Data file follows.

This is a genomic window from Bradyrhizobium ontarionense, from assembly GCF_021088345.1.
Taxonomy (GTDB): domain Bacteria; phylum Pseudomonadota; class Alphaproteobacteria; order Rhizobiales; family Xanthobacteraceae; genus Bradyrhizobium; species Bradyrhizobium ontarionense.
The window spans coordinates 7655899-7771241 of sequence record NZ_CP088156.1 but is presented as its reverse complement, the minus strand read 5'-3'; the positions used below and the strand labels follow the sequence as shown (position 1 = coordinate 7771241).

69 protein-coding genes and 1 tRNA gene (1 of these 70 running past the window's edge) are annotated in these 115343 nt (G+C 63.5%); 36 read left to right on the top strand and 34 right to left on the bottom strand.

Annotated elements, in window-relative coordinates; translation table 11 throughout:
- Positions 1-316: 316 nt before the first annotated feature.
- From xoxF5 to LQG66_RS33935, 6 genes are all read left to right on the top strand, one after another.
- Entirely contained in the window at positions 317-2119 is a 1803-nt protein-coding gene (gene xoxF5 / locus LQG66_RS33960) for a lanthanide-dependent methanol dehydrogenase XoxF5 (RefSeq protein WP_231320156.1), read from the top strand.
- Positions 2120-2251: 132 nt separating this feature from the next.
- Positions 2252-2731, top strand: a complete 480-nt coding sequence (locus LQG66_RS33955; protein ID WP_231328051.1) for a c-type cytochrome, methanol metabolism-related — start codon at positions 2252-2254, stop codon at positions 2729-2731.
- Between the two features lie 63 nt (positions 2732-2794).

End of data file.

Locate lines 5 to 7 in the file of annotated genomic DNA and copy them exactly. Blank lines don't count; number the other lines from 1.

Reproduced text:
Annotated elements, in window-relative coordinates; translation table 11 throughout:
- Positions 1-316: 316 nt before the first annotated feature.
- From xoxF5 to LQG66_RS33935, 6 genes are all read left to right on the top strand, one after another.